Tuesday, March 20, 2007
Prostitution in the Movies
Look at any given movie, magazine, or T.V. show and you are exposed to an influential array of overt sexuality, unhealthy dieting, and much more. Unfortunately, this combines to create a world constructed of a working Hollywood utopia and a realistic nightmare, and every woman is at risk. This blog's goal is to point out the inferential racism that is so prevalent in today's Hollywood. Since the glamour of Hollywood is so appeasing to the media, every female is suceptible to the stereotypes that come with it.
When one looks through the history of Academy Award winners, the proof of degrading female representations only increases. "A large number of actresses have also won (or been nominated for) the top acting (and supporting) awards for portraying hookers (girls of the night, party girls, whores, call girls, madams, etc.) or loose women (mistresses, promiscuous ladies, etc.)" (Dirks). The largest group of females to win an academy award was this genre. It cannot be completely condoned that women are winning awards for their roles as prostitutes and hookers. Perhaps it is only a movie and women aren't being influenced by these movies, but how can one be sure? I am sure girls all over are taking these roles more seriously than expected.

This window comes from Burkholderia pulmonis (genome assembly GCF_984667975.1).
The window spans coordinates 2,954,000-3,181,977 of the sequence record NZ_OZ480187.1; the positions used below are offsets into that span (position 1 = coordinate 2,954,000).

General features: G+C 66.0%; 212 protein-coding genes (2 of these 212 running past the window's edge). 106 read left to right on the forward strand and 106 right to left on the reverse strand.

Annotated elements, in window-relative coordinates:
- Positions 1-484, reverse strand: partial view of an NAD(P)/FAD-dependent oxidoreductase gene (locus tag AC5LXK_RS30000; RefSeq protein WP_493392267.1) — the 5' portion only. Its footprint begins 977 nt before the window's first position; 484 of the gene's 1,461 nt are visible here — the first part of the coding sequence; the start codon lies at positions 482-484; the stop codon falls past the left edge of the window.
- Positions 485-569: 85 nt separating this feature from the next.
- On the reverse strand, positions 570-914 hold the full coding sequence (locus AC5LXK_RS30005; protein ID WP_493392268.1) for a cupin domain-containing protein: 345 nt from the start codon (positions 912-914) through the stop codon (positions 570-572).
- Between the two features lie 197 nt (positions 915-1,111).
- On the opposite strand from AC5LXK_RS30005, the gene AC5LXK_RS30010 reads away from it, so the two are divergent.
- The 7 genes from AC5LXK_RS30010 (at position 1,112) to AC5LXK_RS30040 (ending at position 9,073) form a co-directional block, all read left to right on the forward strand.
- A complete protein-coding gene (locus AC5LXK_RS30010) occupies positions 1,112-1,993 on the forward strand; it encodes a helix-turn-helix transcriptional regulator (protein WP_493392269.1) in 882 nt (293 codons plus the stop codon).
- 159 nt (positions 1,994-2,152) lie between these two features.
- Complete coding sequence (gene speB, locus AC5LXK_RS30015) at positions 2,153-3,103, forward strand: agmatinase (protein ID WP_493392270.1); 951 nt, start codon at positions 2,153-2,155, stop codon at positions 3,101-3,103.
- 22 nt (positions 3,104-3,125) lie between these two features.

One popular motion picture that comes to mind is "Pretty Woman". Of course you might argue that this is a movie that liberates women and shows that anyone can prevail. In a sense, this is true as the leading role goes from rags to riches in mere weeks. However, once you view this movie in a deeper manner, what seems very obvious changes quickly. In the movie, "Vivian" rises up and rids herself of her prostitute career, but how did she get there? She does it by prostituting for a rich man and "falling in love with him". This movie certainly does challenge hegemonic norms by telling the story of a prevailing prostitute but at what cost? It also reinforces the stereotype that she would only have been able to do this with the help of a rich man.
What kind of message is this sending out to the world? On the surface it may seem utopic and a true heroin story, but not everyone may interpret it this way. Doesn't this movie tell young girls that the only way to succeed is through the help of a man? Or maybe it reinforces the idea that the only way to get a man's love is the flaunt their stuff? Some people may only dismiss this as "just a movie" but it is much more than that. This movie, along with many others, along with many other sources of Hollywood, reinforce these stereotypes daily.
In almost every home across the nation the television is a staple when it comes to necessities. Vulnerable children and distressed teenage girls watch movies and T.V. shows daily and sexism is prevalent in both forms. However, the dangerous part about it is the fact that it is inferential sexism. You won't see a television show where a husband demands a woman for his dinner, but you will see actress after actress win awards for their roles as housewives. The sexism out in the world is becoming more and more subtle which makes it much more difficult to stop.
Dirks, Tim. "Academy of Motion Picture Arts and Sciences". "Best Actess". http://www.filmsite.org/bestactress.html. 1996-2007.